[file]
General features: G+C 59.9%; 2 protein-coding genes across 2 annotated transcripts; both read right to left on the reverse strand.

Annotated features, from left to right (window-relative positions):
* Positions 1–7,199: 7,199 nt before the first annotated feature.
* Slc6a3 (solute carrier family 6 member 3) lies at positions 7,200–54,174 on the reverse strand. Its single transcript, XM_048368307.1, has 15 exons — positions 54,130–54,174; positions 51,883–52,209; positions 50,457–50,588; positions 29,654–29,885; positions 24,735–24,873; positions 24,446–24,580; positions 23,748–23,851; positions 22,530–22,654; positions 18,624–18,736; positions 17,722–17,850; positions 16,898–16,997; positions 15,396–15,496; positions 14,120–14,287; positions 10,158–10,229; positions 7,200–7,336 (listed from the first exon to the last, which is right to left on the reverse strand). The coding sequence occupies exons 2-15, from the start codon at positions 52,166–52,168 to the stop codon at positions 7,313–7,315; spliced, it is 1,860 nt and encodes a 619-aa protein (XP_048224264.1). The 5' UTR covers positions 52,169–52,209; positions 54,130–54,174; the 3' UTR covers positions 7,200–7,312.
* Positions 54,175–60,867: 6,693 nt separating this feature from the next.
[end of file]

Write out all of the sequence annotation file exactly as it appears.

General features: G+C 59.9%; 2 protein-coding genes across 2 annotated transcripts; both read right to left on the reverse strand.

Annotated features, from left to right (window-relative positions):
* Positions 1–7,199: 7,199 nt before the first annotated feature.
* Slc6a3 (solute carrier family 6 member 3) lies at positions 7,200–54,174 on the reverse strand. Its single transcript, XM_048368307.1, has 15 exons — positions 54,130–54,174; positions 51,883–52,209; positions 50,457–50,588; positions 29,654–29,885; positions 24,735–24,873; positions 24,446–24,580; positions 23,748–23,851; positions 22,530–22,654; positions 18,624–18,736; positions 17,722–17,850; positions 16,898–16,997; positions 15,396–15,496; positions 14,120–14,287; positions 10,158–10,229; positions 7,200–7,336 (listed from the first exon to the last, which is right to left on the reverse strand). The coding sequence occupies exons 2-15, from the start codon at positions 52,166–52,168 to the stop codon at positions 7,313–7,315; spliced, it is 1,860 nt and encodes a 619-aa protein (XP_048224264.1). The 5' UTR covers positions 52,169–52,209; positions 54,130–54,174; the 3' UTR covers positions 7,200–7,312.
* Positions 54,175–60,867: 6,693 nt separating this feature from the next.